|Over 1500 wheel horsepower|
There is, as many say, more than one way to skin a cat. In this case, Switzer Performance makes over 1500 horsepower out of a VR38DETT, or Nissan R35 GT-R engine. That is a recockulous amount of power. Remember we are talking at the wheels. Not some estimated engine bhp, or whatever you want to say number. This is what a dyno registers to the tire.
Switzer goes a little different route than the "no replacement for displacement" way. I can't honestly say I totally agree with it on a turbocharged "small" displacement car. They have some real numbers to back up their claims and philosophy and as I said in the start, there is more than one way to skin a cat.It’s not as if we haven’t built a stroked engine – we just chose not to offer a stroked engine to our customers,” explains Tym. “Increasing the stroke in any engine increases the piston speeds within a cylinder at any given RPM. That puts greater stresses on the pistons and rods as they accelerate and decelerate that much faster. The loads the pistons put on the cylinder walls themselves increase, creating greater frictional losses within the engine. When we looked at what we’d given up, in terms of reliability and longevity, in our early test engines with different bore and stroke configurations, any low-end and initial turbo response gains we saw just weren’t worth it.”Switzer Performance News (http://s.tt/1z7cY)
I have seen a few cracked modified/sleeved blocks. Some of the original iron sleeves that were installed into some VR38's had some issues weaking the block, and causing coolant leaks. Like anything "new", and pushing limits, new weaknesses are found. Switzer likes where they are, without anything extra, and they are pushing what they have. 3.8 liters- 1500+ horsepower isn't bad.The amount of engineering that went into the VR engine was obvious, and it spoke volumes about Nissan’s engineers. The durability of the all-aluminum block and its plasma-sprayed, low-friction cylinders, however, remained to be confirmed at the power levels we intended to run. “We knew what the block and the OEM cylinder linings should have been capable of handling, thanks to our early studies. It wasn’t until our blueprinted engine program was finalized and we were getting serious miles on the cars, though, that we were able to check our early math against real-world data.” The results speak for themselves: dozens of Switzer-built engines with many thousands of hard-driven miles to their credit, and zero bottom-end failures. “My dad (Tym Sr., who runs Switzer’s engine shop and started teaching me the art of engine building at an early age) gets a lot of credit for that record of reliability,” says Tym “but I think he’d be the first guy to tell you it’s the VR38 engine’s superior engineering that makes that possible. The geometry of the VR block is constantly distributing stresses across the block and Nissan’s cylinder lining is fantastic. It was on these observations that we didn’t change the way loads traveled across the block by boring the out the cylinders, and we both adamantly opposed tampering with the block’s closed-deck structure. Even with alternate fuels, which some people thought initially might cause the cylinders to de-laminate the bore lining, we haven’t seen any evidence of this in the plasma sprayed bores.”Switzer Performance News (http://s.tt/1z7cY)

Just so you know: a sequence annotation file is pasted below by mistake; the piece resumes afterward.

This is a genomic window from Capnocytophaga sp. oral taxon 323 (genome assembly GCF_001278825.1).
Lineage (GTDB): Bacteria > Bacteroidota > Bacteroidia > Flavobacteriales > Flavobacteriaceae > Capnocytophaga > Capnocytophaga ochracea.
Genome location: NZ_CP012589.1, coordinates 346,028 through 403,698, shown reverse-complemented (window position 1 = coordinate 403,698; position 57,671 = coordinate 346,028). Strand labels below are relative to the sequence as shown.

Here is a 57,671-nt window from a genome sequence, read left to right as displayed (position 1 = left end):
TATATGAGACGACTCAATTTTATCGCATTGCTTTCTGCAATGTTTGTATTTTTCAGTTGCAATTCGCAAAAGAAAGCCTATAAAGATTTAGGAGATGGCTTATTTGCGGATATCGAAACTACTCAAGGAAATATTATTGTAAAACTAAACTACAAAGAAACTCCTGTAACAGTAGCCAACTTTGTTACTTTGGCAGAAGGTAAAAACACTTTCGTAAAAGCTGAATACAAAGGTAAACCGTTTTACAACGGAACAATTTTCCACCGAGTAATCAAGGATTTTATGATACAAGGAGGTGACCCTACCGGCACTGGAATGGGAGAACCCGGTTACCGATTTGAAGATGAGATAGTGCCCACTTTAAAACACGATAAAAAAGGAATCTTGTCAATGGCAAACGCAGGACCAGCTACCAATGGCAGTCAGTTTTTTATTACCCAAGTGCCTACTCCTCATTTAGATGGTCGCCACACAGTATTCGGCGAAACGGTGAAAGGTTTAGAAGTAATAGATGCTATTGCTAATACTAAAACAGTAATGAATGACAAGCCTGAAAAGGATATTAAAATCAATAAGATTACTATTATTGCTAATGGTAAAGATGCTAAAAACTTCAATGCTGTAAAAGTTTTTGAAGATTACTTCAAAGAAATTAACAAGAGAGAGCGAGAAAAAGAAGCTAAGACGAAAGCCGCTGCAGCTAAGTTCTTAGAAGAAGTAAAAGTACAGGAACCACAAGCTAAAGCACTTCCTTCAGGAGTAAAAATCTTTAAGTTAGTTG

Source: Switzer Performance News“We are steadfast in our stubbornness in regard to not adding any component to a project that doesn’t contribute to the end goal.”Switzer Performance News (http://s.tt/1z7cY)